I had a chance to fight with three Masters of Defense, the rapier version of a knight. In fact, during my last bouts with one of the masters, my sword broke and I was left holding just the handle in my hand. Imagine having three feet of metal sticking out in front of you at one moment and nothing the next. Flabbergasting.
After that, we sat around watching the guys in armor beat up on each other until it was time to go home.
Now, a further word about where we were staying. As I said before, it is an old school and a chapel built for the school. That the owner teaches architecture accounts for some of the nice touches such as plank doors with wrought iron door latches. The latches were flat pieces of metal that were raised by a handle on either side of the door. The door could be locked by merely poking a metal spike into the door so the latch couldn’t move.
There were some things that could not be explained, however. For instance, after an hour in the dryer, my jeans were still damp so I hung them over the towel warmer in the bathroom. A towel warmer, for those who have not encountered one, looks like a chunk of stainless steel ladder hanging on the bathroom wall. That would have been the perfect place to finish drying my jeans. I draped the pants over the rungs and went looking for the on-switch, which should have been at the base of the warmer or someplace nearby, right? As it turned out, the switch was behind one of the end tables beside the bed. Go figure.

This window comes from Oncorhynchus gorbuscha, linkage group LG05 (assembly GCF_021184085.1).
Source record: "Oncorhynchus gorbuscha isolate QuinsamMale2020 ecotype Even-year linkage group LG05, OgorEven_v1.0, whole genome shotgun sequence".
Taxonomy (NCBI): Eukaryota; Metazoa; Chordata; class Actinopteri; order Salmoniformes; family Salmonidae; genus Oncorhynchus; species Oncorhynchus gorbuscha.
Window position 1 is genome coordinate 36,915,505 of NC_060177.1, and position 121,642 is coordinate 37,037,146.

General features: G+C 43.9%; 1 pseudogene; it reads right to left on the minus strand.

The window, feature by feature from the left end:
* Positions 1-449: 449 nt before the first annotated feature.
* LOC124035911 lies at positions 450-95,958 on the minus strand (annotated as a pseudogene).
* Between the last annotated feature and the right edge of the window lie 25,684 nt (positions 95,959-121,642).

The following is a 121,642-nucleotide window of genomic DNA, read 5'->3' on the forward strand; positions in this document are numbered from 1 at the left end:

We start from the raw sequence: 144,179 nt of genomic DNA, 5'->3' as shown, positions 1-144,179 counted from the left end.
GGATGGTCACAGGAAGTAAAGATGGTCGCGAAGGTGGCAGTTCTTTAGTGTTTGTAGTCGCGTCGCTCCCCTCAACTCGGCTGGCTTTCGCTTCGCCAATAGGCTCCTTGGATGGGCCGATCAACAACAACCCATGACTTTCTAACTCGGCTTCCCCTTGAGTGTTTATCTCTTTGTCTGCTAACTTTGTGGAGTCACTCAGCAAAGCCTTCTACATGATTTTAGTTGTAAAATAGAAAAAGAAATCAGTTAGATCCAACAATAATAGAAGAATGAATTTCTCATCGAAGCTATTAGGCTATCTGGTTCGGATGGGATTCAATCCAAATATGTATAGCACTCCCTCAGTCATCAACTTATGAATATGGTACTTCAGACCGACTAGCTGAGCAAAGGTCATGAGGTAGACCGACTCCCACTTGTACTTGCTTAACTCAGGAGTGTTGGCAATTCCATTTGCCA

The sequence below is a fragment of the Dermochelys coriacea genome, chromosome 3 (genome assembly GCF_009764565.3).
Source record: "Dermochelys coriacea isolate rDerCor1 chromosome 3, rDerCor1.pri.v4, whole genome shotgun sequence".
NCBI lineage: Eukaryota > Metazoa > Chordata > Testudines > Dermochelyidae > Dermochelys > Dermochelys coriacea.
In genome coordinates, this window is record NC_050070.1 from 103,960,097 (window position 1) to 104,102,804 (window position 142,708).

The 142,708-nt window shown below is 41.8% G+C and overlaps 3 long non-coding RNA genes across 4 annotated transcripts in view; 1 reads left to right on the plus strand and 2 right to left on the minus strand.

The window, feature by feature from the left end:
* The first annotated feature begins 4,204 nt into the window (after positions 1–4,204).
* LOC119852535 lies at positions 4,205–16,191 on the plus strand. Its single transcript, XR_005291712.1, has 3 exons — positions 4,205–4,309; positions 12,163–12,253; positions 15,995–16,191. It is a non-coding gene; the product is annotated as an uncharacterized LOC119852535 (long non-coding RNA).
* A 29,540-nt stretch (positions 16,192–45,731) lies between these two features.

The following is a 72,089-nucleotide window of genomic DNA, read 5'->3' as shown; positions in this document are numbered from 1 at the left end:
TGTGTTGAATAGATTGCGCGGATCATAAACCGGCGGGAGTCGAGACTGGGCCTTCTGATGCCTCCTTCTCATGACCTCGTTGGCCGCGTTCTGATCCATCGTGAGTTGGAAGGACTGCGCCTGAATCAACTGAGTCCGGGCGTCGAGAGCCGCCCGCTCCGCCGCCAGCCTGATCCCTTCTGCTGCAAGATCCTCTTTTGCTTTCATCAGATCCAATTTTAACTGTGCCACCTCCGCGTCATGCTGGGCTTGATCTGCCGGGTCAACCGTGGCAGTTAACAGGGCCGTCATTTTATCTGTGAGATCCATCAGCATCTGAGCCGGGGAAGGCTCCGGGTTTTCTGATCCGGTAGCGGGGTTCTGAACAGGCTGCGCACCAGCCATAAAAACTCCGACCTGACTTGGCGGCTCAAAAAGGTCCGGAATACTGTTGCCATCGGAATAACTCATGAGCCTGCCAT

Regardless of the oddness, this was a lovely place. It was interesting sitting of a morning, coffee cup in hand and looking at three tall, narrow windows depicting Christ with a lamb in his bosom and another of Him carrying a lantern to symbolize the Light of Salvation. I can’t say I’ve ever had an experience like this before. It’s as if my coffee and bagel were blessed, as though they were a sort of communion.
My first impression of the backyard was that it was an OCD park. Beautiful to sit and look at, but I felt as though whoever took care of it used a ruler to measure the height of the grass, how the ivy hedge was trimmed, and how the flowers in the pots scattered around the yard spread just a little beyond the edge and no further. There was even a life-sized deer statue supposedly munching on a pot of Hosta, which of course, grew just so far from the center of the pot.
What made this seem OCD was the playground next door. It had rough-cut grass, high weeds that waived in the air, and an ivy hedge that looked like it was preaching anarchy. Oh, and there was a play structure in the middle of the lot.
There were pots of flowers everywhere around our buildings. Bumblebees, almost as big as a little finger nail, bounced around the plants in an absent-minded fashion. Of course, being bees, they \were anything but absent-minded, they just seemed that way when they landed on a flower, took whatever nectar they could find and then came back to the same blossom a few moments after they had flown off.